UTA researchers set out to determine whether pythons could have adapted to an extreme Florida freeze event in 2010. They generated data for dozens of samples before and after the freeze event. By scanning regions of the Burmese python genome, they identified parts of the genome that changed significantly between the two time periods, providing clear evidence of evolution occurring over a very short time scale in this population.
Computational image analysis of behaving cuttlefish reveals principles of control and development of a biological invisibility cloak.
Researchers at Scripps Institution of Oceanography and colleagues have found that corals living in more productive waters take advantage of the increased food availability. The findings reevaluate scientific understanding of how corals survive and could aid predictions on coral recovery in the face of climate change.
According to the prevailing opinion, species-rich ecosystems are more stable against environmental disruptions such as drought, hot spells or pesticides. The situation is not as simple as it seems, however, as ecologists at the University of Zurich and the Swiss Federal Institute of Aquatic Science and Technology (Eawag) have now discovered. Under certain environmental conditions, increased biodiversity can also lead to an ecosystem becoming more unstable.
Researchers in Singapore can now explain what gives the mantis shrimp, a marine crustacean that hunts by battering its prey with its club-like appendages, the most powerful punch in the animal kingdom. In a paper publishing October 19 in the journal iScience, they show that a saddle-shaped structure in the mantis shrimp's limbs, which acts like a spring to store and then release energy, is composed of two layers made of different materials.
Researchers reporting in Current Biology on Oct. 18 have described a remarkable new species of fish that lived in the sea about 150 million years ago in the time of the dinosaurs. The new species of bony fish had teeth like a piranha, which the researchers suggest they used as piranhas do: to bite off chunks of flesh from other fish.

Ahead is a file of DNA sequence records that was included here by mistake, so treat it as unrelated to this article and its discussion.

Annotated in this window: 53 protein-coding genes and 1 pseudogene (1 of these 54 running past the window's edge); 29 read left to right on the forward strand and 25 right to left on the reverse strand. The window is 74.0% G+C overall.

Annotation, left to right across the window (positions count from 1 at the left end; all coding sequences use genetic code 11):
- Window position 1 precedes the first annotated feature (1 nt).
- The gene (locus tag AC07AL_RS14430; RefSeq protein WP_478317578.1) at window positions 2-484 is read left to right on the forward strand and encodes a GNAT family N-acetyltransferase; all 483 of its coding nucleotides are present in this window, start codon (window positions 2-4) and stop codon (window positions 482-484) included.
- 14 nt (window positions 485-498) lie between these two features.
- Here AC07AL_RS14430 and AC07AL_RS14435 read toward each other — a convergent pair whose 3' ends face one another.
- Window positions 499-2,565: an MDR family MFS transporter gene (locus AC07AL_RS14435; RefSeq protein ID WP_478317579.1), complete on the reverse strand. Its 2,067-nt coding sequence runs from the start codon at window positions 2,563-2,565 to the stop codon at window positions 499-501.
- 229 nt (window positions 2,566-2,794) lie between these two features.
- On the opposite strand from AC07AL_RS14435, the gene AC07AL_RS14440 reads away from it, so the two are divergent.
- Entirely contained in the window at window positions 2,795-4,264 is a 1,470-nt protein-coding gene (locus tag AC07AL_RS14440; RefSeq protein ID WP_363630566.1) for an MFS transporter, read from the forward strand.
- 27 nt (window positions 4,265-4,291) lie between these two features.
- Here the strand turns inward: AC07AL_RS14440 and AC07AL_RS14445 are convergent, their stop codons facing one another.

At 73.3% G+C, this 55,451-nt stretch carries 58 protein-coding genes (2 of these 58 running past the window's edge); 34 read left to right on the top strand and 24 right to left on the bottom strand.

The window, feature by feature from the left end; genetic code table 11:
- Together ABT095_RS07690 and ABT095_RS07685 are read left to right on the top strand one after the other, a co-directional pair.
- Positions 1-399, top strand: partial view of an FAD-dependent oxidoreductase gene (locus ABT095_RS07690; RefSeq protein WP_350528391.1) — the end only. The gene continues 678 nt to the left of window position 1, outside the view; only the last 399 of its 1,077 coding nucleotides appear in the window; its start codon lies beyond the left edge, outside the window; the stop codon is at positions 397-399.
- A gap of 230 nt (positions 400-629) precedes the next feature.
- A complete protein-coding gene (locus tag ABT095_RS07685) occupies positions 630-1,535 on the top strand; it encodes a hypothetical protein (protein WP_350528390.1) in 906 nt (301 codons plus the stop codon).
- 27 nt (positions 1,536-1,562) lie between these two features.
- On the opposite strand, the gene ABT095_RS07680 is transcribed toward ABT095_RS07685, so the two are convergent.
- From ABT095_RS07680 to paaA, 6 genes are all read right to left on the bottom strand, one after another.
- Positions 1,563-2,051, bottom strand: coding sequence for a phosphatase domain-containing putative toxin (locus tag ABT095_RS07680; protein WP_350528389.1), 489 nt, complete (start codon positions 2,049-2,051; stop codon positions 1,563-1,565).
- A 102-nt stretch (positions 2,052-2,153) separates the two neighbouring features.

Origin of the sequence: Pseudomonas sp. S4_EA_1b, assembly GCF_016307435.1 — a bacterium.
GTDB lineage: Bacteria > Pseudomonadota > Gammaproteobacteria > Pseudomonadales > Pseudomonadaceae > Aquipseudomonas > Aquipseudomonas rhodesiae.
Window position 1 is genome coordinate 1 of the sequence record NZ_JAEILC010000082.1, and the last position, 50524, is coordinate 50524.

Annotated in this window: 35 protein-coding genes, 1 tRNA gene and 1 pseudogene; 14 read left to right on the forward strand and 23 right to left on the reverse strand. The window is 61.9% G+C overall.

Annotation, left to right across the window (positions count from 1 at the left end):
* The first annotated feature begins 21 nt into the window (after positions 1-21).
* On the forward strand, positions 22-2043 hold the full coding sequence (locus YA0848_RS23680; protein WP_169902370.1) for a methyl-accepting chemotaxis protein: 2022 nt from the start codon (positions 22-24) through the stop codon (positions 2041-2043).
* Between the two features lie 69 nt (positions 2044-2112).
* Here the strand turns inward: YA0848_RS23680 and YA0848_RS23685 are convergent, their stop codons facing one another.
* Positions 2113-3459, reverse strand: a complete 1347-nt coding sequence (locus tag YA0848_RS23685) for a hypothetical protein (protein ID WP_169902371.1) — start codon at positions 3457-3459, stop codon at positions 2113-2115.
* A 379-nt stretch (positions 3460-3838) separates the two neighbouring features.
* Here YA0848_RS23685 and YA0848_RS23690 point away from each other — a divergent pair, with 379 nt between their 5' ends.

New research finds that more bacterioplankton utilize vitamin B1 or B1 precursors from their environment than synthesize their own. The researchers also found that B1 availability can directly limit bacterioplankton growth, which could have larger impacts on aquatic microbial food webs, as well as energy and nutrient exchange.
Scientists at the University of Stirling have challenged concerns around the consumption of imported farmed shrimp -- with new research indicating that it is as safe as any other seafood product.
Like people, blue crabs aren't all the same sizes and shapes. Now Rutgers scientists have discovered substantial differences in the body structures of larval crab siblings and among larvae from different mothers. And that can mean the difference between an early death and survival into adulthood for this important commercial and recreational species.
In an extensive and rigorous study of animal life on the Central Arctic Ocean floor, researchers have shown that water depth and food availability influence the species composition, density, and biomass of benthic communities, according to a study published Oct. 17, 2018, in the open-access journal PLOS ONE.